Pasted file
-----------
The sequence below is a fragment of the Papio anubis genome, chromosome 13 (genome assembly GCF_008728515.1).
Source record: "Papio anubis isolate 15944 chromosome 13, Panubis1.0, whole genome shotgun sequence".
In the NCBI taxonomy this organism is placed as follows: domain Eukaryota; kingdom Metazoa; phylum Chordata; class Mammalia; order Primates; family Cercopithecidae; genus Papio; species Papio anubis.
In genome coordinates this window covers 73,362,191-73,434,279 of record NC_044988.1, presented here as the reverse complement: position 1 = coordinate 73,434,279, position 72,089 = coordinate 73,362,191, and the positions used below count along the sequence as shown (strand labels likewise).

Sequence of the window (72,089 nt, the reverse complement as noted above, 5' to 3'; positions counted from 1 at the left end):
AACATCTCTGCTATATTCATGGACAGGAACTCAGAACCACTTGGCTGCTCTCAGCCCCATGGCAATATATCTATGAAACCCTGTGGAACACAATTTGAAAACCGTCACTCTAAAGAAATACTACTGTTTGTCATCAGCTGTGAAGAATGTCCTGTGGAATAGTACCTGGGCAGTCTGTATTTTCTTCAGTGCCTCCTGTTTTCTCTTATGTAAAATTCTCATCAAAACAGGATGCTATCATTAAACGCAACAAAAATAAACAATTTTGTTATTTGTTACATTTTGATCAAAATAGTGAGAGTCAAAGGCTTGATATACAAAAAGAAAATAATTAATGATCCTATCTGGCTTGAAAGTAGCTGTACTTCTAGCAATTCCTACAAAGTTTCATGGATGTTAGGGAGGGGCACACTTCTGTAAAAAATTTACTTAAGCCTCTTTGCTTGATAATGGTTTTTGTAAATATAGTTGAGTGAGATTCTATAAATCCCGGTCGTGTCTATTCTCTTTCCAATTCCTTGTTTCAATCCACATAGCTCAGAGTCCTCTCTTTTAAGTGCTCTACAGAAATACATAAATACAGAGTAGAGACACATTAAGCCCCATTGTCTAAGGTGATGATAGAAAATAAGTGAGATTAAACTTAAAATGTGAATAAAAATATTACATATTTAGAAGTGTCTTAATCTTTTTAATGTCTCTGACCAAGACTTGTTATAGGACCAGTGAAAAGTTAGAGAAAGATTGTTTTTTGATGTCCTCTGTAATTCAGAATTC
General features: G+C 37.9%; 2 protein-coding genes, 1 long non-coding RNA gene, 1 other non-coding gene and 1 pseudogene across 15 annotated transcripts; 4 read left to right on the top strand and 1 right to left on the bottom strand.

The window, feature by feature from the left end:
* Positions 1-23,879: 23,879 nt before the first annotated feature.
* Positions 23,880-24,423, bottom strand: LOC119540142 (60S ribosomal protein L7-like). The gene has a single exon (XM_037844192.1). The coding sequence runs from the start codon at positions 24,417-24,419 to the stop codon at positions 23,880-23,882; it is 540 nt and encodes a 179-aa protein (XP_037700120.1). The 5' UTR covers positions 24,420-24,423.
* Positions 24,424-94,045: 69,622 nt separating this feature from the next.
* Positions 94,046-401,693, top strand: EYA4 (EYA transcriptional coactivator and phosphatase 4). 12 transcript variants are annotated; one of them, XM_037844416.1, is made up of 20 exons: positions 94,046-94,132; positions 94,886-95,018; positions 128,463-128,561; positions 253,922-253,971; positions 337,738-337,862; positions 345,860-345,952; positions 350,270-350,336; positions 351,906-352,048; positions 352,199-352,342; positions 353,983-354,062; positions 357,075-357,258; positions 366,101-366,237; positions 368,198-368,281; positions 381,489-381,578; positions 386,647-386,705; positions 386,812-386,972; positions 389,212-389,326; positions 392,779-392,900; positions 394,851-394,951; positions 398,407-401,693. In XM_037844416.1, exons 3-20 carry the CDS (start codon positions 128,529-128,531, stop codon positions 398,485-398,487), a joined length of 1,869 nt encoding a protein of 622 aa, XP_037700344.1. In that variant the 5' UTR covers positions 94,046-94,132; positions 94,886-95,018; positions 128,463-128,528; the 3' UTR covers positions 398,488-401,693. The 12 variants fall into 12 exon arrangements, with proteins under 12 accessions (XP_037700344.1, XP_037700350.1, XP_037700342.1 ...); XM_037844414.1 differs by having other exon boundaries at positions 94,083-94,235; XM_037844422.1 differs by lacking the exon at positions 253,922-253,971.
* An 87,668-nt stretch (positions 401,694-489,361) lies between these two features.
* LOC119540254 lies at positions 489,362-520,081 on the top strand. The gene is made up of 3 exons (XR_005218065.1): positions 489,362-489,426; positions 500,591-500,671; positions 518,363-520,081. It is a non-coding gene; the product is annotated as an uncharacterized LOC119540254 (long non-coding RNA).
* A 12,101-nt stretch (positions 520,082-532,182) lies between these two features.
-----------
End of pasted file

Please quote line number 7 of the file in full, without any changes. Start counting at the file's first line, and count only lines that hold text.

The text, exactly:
General features: G+C 37.9%; 2 protein-coding genes, 1 long non-coding RNA gene, 1 other non-coding gene and 1 pseudogene across 15 annotated transcripts; 4 read left to right on the top strand and 1 right to left on the bottom strand.